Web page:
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news-from-syria:

Mourning the death of the Syrian Army soldiers in Raqqa and prayer for the safety of the rest. We trust you honorable men. We have all confidence that you will defeat the ISIS terrorists. Syria will stay Syrian !!
This picture is for a syrian soldier in Al Tabakka airport who was recorded saying: The Islamic State! I swear to God.. We will eliminate it. 



Those were last words of this Syrian soldier before his execution by ISIS.
news-from-syria:

Mourning the death of the Syrian Army soldiers in Raqqa and prayer for the safety of the rest. We trust you honorable men. We have all confidence that you will defeat the ISIS terrorists. Syria will stay Syrian !!
This picture is for a syrian soldier in Al Tabakka airport who was recorded saying: The Islamic State! I swear to God.. We will eliminate it. 



Those were last words of this Syrian soldier before his execution by ISIS.

news-from-syria:

Mourning the death of the Syrian Army soldiers in Raqqa and prayer for the safety of the rest. We trust you honorable men. We have all confidence that you will defeat the ISIS terrorists. Syria will stay Syrian !!

This picture is for a syrian soldier in Al Tabakka airport who was recorded saying: The Islamic State! I swear to God.. We will eliminate it. 

Those were last words of this Syrian soldier before his execution by ISIS.
dramoor:

"The Divine Liturgy is truly a heavenly service on earth, in which God Himself, in a particular, immediate and most close manner is present and dwells with men, for He Himself is the invisible celebrant of the service; He is both the Offerer and the Offering.  There is on earth nothing higher, greater, more holy, than the liturgy; nothing more solemn, nothing more life-giving.”
~St. John of Kronstadt
(Photo: dramoor © 2014 St. Basil’s Cathedral, Moscow, Russia)
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800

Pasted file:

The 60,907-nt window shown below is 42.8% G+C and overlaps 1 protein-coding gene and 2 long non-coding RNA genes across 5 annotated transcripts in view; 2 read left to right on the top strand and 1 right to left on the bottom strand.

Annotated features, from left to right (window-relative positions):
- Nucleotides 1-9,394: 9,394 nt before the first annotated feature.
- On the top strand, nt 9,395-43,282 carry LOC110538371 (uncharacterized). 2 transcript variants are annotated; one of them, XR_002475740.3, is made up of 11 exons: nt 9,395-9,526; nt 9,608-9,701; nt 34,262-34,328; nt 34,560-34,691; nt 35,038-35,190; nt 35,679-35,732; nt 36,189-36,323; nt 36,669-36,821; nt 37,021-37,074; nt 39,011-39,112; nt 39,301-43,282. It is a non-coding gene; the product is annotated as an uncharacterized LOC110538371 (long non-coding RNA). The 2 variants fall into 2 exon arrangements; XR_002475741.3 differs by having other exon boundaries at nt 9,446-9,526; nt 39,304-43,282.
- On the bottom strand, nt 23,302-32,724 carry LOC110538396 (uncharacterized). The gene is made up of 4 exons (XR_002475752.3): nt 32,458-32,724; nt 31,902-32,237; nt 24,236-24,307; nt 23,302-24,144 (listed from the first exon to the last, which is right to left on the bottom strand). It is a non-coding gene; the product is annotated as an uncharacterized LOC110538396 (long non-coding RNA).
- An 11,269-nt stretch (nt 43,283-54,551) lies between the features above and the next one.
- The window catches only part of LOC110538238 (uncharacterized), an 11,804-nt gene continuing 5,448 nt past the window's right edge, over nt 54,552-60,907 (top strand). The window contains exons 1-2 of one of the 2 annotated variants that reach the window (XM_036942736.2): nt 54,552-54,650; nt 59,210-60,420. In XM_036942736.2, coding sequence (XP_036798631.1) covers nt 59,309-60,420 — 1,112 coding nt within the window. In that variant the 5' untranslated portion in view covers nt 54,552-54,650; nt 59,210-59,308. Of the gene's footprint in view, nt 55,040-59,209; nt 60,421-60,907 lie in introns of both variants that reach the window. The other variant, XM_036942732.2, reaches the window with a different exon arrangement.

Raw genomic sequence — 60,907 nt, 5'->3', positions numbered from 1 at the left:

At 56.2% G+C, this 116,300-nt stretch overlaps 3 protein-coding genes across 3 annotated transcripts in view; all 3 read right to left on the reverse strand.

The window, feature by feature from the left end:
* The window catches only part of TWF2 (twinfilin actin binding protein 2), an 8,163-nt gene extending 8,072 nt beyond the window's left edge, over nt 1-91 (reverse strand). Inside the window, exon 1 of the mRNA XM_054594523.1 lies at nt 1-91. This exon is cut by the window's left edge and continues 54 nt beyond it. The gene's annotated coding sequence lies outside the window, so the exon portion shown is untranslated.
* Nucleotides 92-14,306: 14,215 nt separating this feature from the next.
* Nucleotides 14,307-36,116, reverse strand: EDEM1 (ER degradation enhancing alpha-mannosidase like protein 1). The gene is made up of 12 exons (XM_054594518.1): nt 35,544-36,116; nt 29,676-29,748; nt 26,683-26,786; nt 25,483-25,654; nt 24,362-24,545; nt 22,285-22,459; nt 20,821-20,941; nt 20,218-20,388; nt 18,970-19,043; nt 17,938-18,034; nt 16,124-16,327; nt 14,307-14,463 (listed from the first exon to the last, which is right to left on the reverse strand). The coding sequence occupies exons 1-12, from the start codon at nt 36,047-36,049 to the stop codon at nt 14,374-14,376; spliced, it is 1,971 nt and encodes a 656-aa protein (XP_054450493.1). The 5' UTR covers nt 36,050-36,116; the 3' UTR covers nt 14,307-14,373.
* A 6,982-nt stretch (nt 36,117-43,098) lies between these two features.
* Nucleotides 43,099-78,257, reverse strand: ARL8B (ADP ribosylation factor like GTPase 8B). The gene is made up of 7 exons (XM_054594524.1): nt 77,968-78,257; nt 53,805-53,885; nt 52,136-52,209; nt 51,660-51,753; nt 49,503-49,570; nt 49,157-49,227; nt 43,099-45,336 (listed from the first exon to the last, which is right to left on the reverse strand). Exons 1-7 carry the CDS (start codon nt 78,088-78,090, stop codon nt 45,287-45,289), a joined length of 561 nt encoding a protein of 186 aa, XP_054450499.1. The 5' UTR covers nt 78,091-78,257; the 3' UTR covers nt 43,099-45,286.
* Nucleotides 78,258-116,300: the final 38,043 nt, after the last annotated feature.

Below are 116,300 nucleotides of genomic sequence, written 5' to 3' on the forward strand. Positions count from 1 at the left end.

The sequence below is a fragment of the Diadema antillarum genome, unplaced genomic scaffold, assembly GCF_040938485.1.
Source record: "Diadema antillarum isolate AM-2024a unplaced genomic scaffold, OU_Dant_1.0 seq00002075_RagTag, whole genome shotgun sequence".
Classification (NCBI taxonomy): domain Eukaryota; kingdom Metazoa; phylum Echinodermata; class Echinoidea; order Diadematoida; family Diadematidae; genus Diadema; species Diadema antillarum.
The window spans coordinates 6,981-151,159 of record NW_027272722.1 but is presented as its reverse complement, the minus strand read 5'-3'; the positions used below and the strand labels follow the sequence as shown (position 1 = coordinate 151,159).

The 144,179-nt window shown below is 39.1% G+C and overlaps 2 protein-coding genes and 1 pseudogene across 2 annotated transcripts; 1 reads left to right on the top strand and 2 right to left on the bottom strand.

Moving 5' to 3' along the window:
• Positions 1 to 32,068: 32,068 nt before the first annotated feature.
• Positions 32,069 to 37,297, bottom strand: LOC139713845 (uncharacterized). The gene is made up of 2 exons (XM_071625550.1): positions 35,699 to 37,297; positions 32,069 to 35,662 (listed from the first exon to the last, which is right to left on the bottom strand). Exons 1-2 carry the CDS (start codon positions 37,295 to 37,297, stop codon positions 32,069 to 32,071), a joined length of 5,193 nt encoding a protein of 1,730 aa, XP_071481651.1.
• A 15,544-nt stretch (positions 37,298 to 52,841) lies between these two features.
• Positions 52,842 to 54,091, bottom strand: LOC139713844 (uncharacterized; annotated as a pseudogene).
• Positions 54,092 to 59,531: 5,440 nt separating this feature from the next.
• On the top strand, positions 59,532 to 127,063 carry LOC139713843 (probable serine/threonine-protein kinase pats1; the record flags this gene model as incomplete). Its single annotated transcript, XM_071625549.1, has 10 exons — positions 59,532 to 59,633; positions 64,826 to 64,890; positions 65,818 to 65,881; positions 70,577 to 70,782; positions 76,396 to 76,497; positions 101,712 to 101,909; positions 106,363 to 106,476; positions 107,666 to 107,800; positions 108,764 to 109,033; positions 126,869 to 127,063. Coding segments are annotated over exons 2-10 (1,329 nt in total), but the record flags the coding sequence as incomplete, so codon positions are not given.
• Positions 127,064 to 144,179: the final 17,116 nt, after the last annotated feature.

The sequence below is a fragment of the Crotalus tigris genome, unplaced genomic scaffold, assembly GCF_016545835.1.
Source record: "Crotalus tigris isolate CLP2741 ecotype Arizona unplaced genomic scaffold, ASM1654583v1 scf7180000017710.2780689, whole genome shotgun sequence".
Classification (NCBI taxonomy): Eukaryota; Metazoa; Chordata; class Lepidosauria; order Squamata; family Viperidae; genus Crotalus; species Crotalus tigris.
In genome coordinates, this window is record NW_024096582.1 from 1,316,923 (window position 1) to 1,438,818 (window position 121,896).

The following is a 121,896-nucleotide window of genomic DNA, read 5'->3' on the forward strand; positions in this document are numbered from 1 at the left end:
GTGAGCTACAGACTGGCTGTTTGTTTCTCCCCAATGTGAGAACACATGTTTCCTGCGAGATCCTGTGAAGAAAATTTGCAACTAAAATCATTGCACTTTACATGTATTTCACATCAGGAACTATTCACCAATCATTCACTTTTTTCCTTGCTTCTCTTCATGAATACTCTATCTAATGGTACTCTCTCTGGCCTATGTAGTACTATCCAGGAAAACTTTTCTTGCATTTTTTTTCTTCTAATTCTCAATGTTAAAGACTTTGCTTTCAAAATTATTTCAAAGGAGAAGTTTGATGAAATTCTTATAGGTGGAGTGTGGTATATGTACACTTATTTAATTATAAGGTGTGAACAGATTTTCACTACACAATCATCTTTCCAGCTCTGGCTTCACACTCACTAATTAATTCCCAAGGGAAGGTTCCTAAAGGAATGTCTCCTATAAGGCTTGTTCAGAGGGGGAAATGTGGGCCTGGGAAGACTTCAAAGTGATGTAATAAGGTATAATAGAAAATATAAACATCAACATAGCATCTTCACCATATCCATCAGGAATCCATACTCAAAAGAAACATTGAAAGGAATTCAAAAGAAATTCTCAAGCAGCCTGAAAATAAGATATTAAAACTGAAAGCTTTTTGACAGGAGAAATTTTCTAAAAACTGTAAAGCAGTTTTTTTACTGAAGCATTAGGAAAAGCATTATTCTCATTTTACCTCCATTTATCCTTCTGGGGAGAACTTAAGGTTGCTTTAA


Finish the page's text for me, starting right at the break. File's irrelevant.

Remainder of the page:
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1/60th
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dramoor:

"The Divine Liturgy is truly a heavenly service on earth, in which God Himself,
in a particular, immediate and most close manner is present and dwells with men,
for He Himself is the invisible celebrant of the service; He is both the Offerer and the Offering. 
There is on earth nothing higher, greater, more holy, than the liturgy; nothing more solemn, nothing more life-giving.”

~St. John of Kronstadt

(Photo: dramoor © 2014 St. Basil’s Cathedral, Moscow, Russia)

ancientart:

"They take first a crooked piece of iron, and with it draw out the brain through the nostrils, thus getting rid of a portion, while the skull is cleared of the rest by rinsing with drugs; next they make a cut along the flank with a sharp Ethiopian stone, and take out the whole contents of the abdomen, which they then cleanse, washing it thoroughly with palm wine, and again frequently with an infusion of pounded aromatics…" -Greek historian Herodotus describes the process of mummification in Egypt (trans. Rawlinson).
Shown here is an extraordinarily well preserved Egyptian mummy at the Louvre. This man lived during the Ptolemaic Period, and his name can be read as either Nenu or Pachery. The body has been sophisticatedly wrapped in strips of linen, and the mummy is covered with a cartonnage. Included here is a mask, an apron across the legs, and a collar over the chest.
Rigault Patricia from the Louvre provides the below description. This is only a section of the full write-up, you can read the rest here if you wish.

A body preserved for eternity
Not everyone in ancient Egypt had access to the funerary practices that ensured eternal life, and many people had to settle for a simple pit in the desert and a few modest offerings. For the more fortunate, preserving body provided an additional guarantee of survival in the afterlife. It offered a new support for the various elements of the living being that were dispersed at the time of death. Although the earliest mummies were little more than bodies wrapped in linen strips dipped in resin, more sophisticated methods soon developed; mummification procedures were highly perfected by the New Kingdom.
Although the number of mummies increased from this period on, the quality of the work tended to decrease. Nevertheless, mummies from the Greco-Roman period are often remarkable for the highly subtle designs formed by the interwoven linen strips. Depending on the period, a mummy could be covered a clothing, a net of beads, a mask, or a decorated wooden plank or cartonnage. During the Ptolemaic Period, various cartonnage elements were arranged on the mummy before it was placed in the coffin. 

Courtesy of & currently at the Louvre, France, N 2627. Photos by: Massimo Palmieri (1), Yann Caradec (2 & 3, cropped), and Oleg Ы (4).